Take the 2-minute tour ×
Super User is a question and answer site for computer enthusiasts and power users. It's 100% free, no registration required.

For example, if I were to break up applications in such a way that games go to C:\Games\, development ones go to C:\Dev and etc, is this wise?

I know that it can be done and is quite a common practice, but what I'm wondering is, taking security and compatibility into view, is this still a good practice? For example, the default 'Program Files' folder has a different set of permissions such that programs require admin privileges to write to the directory when UAC is running. As for compatibility, what's the prevalence of badly written programs having a hardcoded install/look up path failing to work?

Also, what if I lumped 32-bit and 64-bit applications together, instead of separating them out as window does with two different installation paths? Will I induce problems with programs looking up and loading wrong dlls?

share|improve this question
add comment

1 Answer

up vote 3 down vote accepted

Windows detects the 32/64-bitness from the executable, so a 32-bit binary can be installed anywhere.

The reason for the two Program Files directories is mainly to eliminate the risk of having both 32-bit and 64-bit installs of the same program present, and their installation files creating conflicts and/or performance problems.

If this risk doesn't exist in your case, you can install any product into any directory, provided that its installer has such an option.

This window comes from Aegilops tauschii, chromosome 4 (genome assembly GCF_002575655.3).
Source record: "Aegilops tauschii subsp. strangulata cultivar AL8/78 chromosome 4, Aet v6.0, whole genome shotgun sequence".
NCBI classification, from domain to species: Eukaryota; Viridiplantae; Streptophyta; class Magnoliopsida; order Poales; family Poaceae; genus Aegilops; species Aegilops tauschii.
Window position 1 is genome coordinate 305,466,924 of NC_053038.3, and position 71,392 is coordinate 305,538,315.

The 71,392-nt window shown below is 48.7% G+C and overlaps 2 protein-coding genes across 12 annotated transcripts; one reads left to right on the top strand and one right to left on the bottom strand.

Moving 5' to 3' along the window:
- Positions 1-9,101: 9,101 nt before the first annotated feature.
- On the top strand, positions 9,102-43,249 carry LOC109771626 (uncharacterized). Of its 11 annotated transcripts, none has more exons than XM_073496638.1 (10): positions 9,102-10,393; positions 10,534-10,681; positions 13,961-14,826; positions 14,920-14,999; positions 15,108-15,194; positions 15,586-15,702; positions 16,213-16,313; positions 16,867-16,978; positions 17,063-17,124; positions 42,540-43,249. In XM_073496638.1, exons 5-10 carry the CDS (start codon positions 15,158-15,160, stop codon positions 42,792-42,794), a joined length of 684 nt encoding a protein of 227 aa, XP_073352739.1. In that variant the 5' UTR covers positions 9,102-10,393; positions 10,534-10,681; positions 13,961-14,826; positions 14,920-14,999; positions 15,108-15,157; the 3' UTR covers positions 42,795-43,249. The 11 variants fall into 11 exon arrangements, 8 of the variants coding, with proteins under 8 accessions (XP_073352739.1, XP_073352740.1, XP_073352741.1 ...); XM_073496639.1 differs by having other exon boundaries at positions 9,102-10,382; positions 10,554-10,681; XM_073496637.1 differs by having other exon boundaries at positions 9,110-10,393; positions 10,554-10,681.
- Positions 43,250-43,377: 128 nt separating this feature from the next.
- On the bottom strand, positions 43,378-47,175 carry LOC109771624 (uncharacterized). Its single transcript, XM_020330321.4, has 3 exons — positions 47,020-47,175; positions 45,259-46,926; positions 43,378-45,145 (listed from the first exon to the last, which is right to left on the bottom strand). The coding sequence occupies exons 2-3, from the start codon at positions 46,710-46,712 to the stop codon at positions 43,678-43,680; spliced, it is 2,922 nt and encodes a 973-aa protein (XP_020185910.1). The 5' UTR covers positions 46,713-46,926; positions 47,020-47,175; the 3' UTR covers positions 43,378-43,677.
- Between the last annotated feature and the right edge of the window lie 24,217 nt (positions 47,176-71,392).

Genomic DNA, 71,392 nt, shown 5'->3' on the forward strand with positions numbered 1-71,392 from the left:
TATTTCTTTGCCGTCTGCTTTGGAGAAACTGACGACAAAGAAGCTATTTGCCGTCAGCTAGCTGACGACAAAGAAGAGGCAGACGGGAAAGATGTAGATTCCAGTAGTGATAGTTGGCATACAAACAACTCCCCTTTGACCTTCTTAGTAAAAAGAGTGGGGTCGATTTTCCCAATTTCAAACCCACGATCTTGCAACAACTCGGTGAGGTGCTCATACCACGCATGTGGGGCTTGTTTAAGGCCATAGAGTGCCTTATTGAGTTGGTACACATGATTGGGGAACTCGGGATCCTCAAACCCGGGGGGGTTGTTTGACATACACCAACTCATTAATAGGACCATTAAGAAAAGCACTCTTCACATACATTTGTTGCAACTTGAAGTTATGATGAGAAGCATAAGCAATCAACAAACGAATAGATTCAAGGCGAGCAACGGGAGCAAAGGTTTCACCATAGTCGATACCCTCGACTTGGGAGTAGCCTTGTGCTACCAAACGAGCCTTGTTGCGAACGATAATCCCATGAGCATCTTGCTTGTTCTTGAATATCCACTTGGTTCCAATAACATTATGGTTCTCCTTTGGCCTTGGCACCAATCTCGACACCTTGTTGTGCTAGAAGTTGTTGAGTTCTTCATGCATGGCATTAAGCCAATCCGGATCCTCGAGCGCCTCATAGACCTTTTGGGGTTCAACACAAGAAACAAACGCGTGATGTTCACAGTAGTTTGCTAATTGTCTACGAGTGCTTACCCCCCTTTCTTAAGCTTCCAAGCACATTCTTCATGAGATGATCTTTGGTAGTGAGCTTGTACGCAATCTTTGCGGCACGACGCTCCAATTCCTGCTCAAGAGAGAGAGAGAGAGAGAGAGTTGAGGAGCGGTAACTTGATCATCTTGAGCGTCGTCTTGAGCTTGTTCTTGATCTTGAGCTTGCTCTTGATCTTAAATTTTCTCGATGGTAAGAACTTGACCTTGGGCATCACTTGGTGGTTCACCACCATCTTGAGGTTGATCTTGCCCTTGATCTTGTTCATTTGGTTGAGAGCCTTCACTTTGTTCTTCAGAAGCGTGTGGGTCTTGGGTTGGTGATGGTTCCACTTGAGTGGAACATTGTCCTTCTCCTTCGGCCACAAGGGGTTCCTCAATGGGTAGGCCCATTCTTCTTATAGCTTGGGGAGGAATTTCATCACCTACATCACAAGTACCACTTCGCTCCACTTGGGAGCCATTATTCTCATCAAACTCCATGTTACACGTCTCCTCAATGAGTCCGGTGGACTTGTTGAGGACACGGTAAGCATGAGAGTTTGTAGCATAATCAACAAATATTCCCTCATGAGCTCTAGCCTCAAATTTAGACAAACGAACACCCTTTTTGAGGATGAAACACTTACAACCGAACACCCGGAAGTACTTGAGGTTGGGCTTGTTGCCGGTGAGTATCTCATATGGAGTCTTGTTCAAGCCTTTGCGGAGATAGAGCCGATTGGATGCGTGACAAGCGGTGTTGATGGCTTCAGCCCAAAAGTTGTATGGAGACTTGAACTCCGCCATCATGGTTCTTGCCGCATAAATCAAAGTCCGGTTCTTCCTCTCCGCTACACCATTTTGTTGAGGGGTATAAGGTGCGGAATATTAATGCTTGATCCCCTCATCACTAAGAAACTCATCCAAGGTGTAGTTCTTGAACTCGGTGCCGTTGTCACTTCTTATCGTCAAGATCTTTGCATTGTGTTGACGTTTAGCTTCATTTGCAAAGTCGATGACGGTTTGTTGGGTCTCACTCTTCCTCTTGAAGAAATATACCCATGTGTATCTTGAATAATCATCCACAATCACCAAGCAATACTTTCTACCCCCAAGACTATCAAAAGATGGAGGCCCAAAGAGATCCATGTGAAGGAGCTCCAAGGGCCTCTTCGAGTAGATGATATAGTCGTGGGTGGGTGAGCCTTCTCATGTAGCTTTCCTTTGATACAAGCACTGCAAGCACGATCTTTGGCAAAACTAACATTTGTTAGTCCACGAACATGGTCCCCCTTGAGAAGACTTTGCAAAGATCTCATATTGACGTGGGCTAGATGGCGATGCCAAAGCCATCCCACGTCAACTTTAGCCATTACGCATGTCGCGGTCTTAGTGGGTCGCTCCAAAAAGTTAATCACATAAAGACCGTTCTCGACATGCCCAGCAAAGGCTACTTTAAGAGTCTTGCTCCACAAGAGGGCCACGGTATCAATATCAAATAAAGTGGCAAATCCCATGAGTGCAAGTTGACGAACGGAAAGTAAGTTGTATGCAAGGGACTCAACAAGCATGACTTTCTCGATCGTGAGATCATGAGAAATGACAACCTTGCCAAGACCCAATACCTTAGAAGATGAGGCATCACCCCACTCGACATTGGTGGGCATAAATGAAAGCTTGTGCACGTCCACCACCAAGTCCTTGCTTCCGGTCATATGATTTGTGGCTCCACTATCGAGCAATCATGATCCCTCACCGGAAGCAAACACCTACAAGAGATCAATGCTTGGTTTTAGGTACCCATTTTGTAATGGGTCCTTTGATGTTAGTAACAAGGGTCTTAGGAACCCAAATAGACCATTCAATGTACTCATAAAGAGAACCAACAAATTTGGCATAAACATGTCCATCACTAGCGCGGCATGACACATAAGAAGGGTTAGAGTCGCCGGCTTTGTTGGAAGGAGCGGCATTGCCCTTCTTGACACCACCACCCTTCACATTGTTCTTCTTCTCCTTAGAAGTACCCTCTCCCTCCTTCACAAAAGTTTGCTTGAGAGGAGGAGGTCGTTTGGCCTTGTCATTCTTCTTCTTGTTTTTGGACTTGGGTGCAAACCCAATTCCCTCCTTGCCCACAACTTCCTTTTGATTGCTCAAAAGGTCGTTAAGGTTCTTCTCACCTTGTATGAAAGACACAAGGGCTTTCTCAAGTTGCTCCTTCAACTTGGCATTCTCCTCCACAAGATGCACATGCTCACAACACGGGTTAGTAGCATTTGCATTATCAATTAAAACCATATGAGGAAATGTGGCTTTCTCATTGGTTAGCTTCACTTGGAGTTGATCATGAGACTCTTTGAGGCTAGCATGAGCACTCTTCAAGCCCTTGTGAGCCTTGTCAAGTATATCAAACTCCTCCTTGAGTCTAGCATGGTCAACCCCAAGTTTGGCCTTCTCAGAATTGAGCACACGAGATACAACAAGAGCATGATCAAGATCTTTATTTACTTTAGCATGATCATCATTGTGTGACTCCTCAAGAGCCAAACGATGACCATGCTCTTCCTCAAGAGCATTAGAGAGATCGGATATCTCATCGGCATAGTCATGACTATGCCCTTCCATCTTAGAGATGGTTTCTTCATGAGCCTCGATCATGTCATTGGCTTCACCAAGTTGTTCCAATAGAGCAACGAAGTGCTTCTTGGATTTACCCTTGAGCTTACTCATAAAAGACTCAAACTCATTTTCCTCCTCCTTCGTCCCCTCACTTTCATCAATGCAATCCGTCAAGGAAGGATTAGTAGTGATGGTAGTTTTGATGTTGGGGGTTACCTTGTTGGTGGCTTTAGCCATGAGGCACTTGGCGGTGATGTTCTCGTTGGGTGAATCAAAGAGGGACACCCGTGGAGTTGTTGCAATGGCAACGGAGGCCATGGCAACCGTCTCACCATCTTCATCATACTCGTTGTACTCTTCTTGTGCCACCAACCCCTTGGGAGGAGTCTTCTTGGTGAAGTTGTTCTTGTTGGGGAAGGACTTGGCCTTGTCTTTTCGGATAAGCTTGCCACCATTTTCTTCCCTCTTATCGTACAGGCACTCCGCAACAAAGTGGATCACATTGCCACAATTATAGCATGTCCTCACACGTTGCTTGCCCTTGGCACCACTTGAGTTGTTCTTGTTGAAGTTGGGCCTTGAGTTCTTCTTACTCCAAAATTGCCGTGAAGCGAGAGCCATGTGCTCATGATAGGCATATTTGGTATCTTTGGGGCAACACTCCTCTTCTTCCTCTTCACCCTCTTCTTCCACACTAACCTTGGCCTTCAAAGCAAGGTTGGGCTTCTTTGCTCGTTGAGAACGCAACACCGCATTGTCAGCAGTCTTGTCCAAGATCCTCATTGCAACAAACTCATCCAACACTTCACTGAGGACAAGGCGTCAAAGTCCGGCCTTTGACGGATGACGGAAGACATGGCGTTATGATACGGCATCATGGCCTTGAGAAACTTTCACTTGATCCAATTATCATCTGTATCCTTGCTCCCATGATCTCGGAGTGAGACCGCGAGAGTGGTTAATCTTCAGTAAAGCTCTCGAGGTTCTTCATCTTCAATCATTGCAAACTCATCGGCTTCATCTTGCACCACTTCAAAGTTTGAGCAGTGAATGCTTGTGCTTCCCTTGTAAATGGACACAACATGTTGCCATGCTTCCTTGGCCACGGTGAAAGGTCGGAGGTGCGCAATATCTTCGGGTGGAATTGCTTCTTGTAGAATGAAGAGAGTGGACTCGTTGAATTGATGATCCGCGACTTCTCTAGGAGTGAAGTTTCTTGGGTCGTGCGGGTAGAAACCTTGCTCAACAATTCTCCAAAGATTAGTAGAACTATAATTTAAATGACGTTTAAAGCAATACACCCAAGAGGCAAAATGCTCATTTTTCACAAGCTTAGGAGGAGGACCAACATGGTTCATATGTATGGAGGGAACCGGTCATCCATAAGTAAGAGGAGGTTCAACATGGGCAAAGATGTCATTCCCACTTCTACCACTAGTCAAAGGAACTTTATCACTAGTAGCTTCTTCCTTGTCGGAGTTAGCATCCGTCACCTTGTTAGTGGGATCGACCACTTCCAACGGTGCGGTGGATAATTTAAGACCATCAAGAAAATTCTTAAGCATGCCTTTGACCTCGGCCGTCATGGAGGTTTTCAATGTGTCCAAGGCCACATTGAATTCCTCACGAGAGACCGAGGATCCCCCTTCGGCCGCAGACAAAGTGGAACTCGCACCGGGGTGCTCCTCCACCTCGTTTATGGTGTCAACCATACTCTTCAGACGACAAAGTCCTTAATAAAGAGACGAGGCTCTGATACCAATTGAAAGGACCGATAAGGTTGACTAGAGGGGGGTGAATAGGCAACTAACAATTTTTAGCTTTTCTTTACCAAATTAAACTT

Whether it will work is another question that depends on the installer. Usually it works well, although sometimes one encounters products whose directory cannot be changed. But this has become quite rare and should not really be considered. But I wouldn't change the installation directory of any mastodon such as Microsoft Office that has too many places to go wrong.

Another issue is that it will be quite hard to duplicate the permissions setup of Program Files outside of this directory. However, if you have a good anti-intrusion product this should not be a problem.

But all in all, my advice would be to always follow system conventions without adventuring too much, since some products might assume that you do.

share|improve this answer
add comment

Your Answer

 
discard

By posting your answer, you agree to the privacy policy and terms of service.

Not the answer you're looking for? Browse other questions tagged or ask your own question.